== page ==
In George Herbert's poem "The Pulley," analyze and discuss the meaning of the kinetic images suggested by the words "pour," "flowed," "rest," and "toss."
The “kinetic images” in George Herbert’s poem “The Pulley” are presumably the images that imply motion. The verb “rest,” then, would not be a kinetic image in the strict sense of the word, since “rest” implies an absence of motion. However, the verb “Bestow” (in line 12) does imply a kind of motion, and the poem as a whole seems to be organized partly around a pattern of images of motion and images of passivity or quiescence (such as “lay” in line 10 or “keep” in lines 16-17).
The first “kinetic image” occurs when God, having created man, says,
“Let us . . . pour on him all we can:
Let the world’s riches, which dispersed lie,
Contract into a span.” (3-5)
Here the word “pour” has many highly appropriate connotations (that is, suggestive meanings), since the word implies something that is liquid, free-flowing, abundant, energetic, and even rapid in movement. The effect would be altogether different if God had merely said “Let us . . . place on him all we can” or “Let us . . . drip on him all that we can” or “Let us . . . drop on him all that we can.” The word “pour” implies God’s generosity, his unlimited capacity, his freedom, and his ever-ready willingness to give.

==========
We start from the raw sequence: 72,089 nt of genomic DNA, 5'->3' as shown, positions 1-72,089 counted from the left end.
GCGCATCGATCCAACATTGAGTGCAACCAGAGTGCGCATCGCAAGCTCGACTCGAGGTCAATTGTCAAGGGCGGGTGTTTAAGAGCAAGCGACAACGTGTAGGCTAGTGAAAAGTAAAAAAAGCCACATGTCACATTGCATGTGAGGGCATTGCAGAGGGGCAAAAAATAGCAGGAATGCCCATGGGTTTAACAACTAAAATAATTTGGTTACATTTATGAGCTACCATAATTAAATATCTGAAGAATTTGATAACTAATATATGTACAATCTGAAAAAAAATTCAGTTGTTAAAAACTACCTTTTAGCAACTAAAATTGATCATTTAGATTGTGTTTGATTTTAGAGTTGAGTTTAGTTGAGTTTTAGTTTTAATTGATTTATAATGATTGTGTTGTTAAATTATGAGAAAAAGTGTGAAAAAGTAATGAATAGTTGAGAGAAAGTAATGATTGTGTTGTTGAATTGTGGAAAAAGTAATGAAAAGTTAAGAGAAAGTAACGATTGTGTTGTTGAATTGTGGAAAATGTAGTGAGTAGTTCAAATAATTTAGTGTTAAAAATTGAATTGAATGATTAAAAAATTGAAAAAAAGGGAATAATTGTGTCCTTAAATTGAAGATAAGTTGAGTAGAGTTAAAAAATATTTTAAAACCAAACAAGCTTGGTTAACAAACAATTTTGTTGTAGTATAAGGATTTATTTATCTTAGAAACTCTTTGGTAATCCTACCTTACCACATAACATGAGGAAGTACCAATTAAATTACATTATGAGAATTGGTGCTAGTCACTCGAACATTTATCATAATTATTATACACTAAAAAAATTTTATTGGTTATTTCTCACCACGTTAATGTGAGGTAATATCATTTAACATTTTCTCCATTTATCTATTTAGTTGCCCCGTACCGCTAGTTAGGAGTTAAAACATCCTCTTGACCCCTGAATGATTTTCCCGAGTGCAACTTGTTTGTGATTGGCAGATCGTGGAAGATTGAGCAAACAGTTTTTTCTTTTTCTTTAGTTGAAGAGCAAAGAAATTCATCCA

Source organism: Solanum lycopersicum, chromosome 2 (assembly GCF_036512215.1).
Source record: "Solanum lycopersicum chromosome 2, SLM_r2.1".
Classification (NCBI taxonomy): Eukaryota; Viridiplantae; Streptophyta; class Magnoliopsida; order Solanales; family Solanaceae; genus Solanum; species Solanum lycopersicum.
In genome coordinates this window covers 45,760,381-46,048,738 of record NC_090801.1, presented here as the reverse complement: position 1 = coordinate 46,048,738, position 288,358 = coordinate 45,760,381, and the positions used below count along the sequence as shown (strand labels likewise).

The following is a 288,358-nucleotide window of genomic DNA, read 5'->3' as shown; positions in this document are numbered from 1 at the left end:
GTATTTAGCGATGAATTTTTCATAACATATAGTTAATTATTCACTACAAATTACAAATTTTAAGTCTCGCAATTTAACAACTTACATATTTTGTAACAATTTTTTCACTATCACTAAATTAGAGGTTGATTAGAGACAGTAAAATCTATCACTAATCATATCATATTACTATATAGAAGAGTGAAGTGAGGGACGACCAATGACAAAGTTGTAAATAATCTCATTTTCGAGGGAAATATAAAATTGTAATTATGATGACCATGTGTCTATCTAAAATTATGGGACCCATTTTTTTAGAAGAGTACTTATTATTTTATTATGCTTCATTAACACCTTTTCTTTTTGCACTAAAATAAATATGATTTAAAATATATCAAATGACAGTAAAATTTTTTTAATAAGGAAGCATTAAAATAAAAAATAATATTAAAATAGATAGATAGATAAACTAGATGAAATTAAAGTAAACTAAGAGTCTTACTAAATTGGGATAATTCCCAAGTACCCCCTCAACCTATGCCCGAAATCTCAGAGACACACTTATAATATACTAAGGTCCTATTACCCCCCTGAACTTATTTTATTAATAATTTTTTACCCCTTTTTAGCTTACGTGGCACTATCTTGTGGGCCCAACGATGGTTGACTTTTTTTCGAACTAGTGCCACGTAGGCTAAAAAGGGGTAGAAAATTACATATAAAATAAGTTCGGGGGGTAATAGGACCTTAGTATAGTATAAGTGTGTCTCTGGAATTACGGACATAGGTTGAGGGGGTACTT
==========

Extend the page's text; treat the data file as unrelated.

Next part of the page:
Many of the same connotations are suggested by the word “flowed” in line 7, which again suggests a ready movement of abundant liquid. Notice, however, that both “pour” and “flowed” imply a controlled movement of liquid in a way that such words as “flood” or “deluge” would not. God “pour[s]” benefits on man; he doesn’t “flood” man with benefits or “overwhelm” man with benefits or unleash a “deluge” of benefits. The benefits bestowed by God are given in good measure; their movement is under his control.
The same is true of the active word “Bestow,” which once more implies that God gives something precious and does so in a highly appropriate, controlled, and loving way. The final kinetic word – “toss”—is perfectly appropriate, since it suggests careless, casual movement, movement that can even seem agitated or disturbed (as in the phrase “tempest-tossed”). Here, however, God is not the imagined initiator of movement. Instead, man’s restlessness is, and so the suggestions of carelessness, casualness, and agitation are perfectly appropriate to man’s imperfection (in contrast to God’s perfection).